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Jackie Roberts drove a carload of kids from Florida to a cornfield in the Midwest out of motherly love and because her son wouldn't stop bugging her. After six months of pestering, 15-year-old Brock convinced her that this was the only place he could see his favorite Christian bands. Over 1,000 miles later, Roberts wasn't so sure about the Cornerstone Festival.

Not far from where Illinois, Iowa, and Missouri meet, Roberts, her three kids, a niece, and Brock's best friend passed through Bushnell, Illinois, a quaint farm town of 3,221. Further down a dirt road, they entered the festival gates and the rural scenery changed drastically. The entire car fell silent.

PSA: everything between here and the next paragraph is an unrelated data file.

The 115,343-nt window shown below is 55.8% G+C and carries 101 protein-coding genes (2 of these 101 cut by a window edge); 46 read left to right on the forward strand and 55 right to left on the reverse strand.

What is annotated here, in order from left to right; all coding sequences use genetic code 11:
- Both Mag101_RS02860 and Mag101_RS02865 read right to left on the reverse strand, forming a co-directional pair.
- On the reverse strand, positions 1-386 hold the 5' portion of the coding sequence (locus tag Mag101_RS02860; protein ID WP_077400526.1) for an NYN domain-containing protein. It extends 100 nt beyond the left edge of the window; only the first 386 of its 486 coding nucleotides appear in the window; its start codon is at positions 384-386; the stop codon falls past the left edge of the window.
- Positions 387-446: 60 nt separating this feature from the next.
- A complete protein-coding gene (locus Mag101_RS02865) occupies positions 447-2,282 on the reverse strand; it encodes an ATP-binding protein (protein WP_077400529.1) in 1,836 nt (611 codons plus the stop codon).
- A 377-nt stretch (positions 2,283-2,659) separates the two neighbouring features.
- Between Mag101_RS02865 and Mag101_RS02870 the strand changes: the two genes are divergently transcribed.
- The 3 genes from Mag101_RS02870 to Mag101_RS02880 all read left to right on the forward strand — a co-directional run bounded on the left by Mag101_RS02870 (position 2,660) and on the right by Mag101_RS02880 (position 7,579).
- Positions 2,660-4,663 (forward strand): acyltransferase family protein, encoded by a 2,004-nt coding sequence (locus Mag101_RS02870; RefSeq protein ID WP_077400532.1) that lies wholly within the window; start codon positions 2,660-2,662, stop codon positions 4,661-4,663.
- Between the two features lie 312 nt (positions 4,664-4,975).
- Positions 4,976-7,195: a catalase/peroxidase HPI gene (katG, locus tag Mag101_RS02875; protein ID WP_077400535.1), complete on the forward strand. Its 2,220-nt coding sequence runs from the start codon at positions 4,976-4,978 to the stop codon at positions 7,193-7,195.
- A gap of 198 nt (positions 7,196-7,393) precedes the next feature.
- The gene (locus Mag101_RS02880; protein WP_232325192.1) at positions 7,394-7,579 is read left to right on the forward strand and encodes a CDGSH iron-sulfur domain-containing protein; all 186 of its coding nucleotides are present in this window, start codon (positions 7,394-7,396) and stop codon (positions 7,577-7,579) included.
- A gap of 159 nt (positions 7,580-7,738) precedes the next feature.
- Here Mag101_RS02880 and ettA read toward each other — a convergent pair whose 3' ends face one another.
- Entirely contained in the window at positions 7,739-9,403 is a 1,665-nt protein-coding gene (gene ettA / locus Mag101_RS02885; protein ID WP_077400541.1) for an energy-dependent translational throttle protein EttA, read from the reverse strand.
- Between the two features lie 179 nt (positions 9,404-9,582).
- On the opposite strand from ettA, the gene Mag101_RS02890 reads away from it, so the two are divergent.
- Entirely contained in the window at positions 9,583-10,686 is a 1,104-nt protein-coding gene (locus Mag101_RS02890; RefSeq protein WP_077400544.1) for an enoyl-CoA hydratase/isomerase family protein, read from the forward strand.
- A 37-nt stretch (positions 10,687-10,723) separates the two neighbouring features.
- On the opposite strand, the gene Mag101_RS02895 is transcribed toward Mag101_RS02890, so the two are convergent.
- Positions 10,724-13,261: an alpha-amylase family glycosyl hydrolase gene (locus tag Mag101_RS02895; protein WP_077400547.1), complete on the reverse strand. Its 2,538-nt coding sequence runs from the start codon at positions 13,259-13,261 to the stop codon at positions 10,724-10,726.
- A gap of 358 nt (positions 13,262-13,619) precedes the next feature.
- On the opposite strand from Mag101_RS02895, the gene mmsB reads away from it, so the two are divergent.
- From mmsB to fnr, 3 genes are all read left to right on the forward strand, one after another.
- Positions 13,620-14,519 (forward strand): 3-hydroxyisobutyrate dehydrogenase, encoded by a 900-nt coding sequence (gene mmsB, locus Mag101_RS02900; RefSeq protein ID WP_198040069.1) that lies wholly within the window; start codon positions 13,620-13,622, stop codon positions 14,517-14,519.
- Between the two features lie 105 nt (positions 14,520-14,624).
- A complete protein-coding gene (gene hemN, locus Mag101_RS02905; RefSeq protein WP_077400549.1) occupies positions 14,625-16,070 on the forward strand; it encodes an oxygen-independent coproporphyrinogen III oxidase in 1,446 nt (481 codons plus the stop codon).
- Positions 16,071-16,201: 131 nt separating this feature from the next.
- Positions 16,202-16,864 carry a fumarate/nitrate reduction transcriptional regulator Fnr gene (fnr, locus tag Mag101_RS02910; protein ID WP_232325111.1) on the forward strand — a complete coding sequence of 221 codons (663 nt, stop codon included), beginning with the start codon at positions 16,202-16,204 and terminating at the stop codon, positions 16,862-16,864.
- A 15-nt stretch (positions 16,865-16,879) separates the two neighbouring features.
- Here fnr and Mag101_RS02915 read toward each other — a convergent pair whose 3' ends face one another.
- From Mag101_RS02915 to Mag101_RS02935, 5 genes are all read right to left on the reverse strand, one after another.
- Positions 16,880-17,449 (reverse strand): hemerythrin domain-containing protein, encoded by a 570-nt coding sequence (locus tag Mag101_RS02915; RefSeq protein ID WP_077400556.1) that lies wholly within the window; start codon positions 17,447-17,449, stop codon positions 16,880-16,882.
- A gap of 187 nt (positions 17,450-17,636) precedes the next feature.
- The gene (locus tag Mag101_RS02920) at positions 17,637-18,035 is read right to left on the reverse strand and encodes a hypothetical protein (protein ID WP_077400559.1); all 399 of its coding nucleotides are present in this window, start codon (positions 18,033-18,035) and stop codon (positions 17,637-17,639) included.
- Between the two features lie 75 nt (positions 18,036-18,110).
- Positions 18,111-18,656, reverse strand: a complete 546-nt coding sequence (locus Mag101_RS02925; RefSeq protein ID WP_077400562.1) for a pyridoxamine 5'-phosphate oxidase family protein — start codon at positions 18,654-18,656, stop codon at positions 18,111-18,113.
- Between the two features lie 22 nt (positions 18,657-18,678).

This wasn't the contemporary Christian music scene they expected. Inching through the bustling and dirty festival grounds, the Roberts group—except for an ecstatic Brock—gasped as they passed lines of hippies, punks, Goths, brightly colored Mohawks, and lots of tattoos.

Staring at a half-naked man in a dog collar, Jackie's oldest daughter asked Brock, "What have you gotten us into?"

'The Cacophony Doesn't Bother Them'


Entering Cornerstone's 579-acre camping and festival grounds can be intimidating—and not just because some of the 27,000 people look downright scary. Unlike most paid evangelical events, the 20-year-old Cornerstone relishes chaos. This loosely organized modern-day Woodstock has few rules and even less signage to help you know where you are or what is happening.

The July festival's stock in trade is stimulus overload. Loud music is constant and the visual stimulation is dizzying. All festivals offer multiple events and activities. Cornerstone does them all at once and constantly for five days. Three hundred bands play 11 stages from late morning to early the ...

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July 2003

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